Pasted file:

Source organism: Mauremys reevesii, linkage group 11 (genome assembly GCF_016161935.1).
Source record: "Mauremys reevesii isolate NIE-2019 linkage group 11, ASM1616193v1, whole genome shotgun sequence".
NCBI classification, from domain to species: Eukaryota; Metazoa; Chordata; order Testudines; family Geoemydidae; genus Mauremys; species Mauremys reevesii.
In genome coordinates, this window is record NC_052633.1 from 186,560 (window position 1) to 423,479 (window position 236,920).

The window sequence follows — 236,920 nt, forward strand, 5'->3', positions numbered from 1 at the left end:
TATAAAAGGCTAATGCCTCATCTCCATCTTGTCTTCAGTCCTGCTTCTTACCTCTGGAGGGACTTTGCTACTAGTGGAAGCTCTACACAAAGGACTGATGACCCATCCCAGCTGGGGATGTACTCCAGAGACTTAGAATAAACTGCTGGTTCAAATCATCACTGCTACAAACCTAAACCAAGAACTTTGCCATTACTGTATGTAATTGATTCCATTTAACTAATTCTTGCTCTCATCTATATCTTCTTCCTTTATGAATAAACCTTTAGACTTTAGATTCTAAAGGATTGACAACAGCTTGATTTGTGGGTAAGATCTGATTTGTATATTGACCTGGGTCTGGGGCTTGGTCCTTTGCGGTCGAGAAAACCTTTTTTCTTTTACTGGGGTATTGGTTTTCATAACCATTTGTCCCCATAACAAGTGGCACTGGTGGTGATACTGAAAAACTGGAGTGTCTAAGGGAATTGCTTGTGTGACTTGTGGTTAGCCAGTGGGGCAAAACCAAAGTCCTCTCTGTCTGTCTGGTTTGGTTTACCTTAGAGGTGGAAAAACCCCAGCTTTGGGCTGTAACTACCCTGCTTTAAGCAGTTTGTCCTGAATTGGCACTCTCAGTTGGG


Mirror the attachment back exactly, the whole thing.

Source organism: Mauremys reevesii, linkage group 11 (genome assembly GCF_016161935.1).
Source record: "Mauremys reevesii isolate NIE-2019 linkage group 11, ASM1616193v1, whole genome shotgun sequence".
NCBI classification, from domain to species: Eukaryota; Metazoa; Chordata; order Testudines; family Geoemydidae; genus Mauremys; species Mauremys reevesii.
In genome coordinates, this window is record NC_052633.1 from 186,560 (window position 1) to 423,479 (window position 236,920).

The window sequence follows — 236,920 nt, forward strand, 5'->3', positions numbered from 1 at the left end:
TATAAAAGGCTAATGCCTCATCTCCATCTTGTCTTCAGTCCTGCTTCTTACCTCTGGAGGGACTTTGCTACTAGTGGAAGCTCTACACAAAGGACTGATGACCCATCCCAGCTGGGGATGTACTCCAGAGACTTAGAATAAACTGCTGGTTCAAATCATCACTGCTACAAACCTAAACCAAGAACTTTGCCATTACTGTATGTAATTGATTCCATTTAACTAATTCTTGCTCTCATCTATATCTTCTTCCTTTATGAATAAACCTTTAGACTTTAGATTCTAAAGGATTGACAACAGCTTGATTTGTGGGTAAGATCTGATTTGTATATTGACCTGGGTCTGGGGCTTGGTCCTTTGCGGTCGAGAAAACCTTTTTTCTTTTACTGGGGTATTGGTTTTCATAACCATTTGTCCCCATAACAAGTGGCACTGGTGGTGATACTGAAAAACTGGAGTGTCTAAGGGAATTGCTTGTGTGACTTGTGGTTAGCCAGTGGGGCAAAACCAAAGTCCTCTCTGTCTGTCTGGTTTGGTTTACCTTAGAGGTGGAAAAACCCCAGCTTTGGGCTGTAACTACCCTGCTTTAAGCAGTTTGTCCTGAATTGGCACTCTCAGTTGGG